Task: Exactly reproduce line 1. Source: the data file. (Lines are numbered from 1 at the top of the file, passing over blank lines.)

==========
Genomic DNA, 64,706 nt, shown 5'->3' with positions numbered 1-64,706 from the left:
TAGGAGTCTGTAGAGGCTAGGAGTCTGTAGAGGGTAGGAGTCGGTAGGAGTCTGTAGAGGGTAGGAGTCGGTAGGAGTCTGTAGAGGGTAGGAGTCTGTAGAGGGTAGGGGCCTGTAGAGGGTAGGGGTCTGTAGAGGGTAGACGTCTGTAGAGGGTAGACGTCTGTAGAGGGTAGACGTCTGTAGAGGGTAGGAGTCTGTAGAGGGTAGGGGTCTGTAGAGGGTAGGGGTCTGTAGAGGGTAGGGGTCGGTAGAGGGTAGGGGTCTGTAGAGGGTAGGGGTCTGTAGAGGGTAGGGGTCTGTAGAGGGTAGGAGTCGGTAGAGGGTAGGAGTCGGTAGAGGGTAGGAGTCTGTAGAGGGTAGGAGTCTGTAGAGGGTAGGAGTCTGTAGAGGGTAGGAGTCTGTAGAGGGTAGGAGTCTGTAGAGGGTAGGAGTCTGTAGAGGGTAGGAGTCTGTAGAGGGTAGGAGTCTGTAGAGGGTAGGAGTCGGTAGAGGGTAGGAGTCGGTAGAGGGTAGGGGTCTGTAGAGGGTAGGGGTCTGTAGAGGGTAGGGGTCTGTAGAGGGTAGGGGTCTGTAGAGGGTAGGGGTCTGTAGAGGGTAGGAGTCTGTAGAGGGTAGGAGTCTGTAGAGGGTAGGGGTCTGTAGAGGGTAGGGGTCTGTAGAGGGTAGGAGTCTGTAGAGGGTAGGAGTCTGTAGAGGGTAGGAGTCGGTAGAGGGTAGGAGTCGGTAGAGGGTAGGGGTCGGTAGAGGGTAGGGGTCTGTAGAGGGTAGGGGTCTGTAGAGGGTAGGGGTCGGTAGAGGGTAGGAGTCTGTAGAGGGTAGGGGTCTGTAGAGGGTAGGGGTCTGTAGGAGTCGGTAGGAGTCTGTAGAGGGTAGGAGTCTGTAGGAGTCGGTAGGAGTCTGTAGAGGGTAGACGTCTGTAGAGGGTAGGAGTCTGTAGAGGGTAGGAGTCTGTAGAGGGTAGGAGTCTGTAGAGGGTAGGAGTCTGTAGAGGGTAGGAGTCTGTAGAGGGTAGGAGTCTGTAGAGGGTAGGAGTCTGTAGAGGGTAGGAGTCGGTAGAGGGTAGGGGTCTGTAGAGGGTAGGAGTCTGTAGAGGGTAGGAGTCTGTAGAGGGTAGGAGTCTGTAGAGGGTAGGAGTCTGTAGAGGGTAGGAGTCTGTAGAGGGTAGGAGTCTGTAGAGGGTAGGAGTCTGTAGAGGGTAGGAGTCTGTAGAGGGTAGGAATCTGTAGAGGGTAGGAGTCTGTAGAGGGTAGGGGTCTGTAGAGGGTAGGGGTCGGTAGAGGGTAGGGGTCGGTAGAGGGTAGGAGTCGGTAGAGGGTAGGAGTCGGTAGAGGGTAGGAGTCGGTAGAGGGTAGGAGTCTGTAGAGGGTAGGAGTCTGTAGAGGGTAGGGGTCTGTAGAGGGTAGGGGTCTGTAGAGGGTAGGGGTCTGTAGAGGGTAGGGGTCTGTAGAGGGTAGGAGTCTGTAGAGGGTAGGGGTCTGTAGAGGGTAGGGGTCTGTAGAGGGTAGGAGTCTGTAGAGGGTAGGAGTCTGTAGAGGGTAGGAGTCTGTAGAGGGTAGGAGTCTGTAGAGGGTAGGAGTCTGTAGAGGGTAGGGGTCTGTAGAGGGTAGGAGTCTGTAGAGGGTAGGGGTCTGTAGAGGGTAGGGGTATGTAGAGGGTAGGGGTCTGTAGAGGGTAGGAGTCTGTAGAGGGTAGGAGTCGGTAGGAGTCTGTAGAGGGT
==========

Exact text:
Genomic DNA, 64,706 nt, shown 5'->3' with positions numbered 1-64,706 from the left: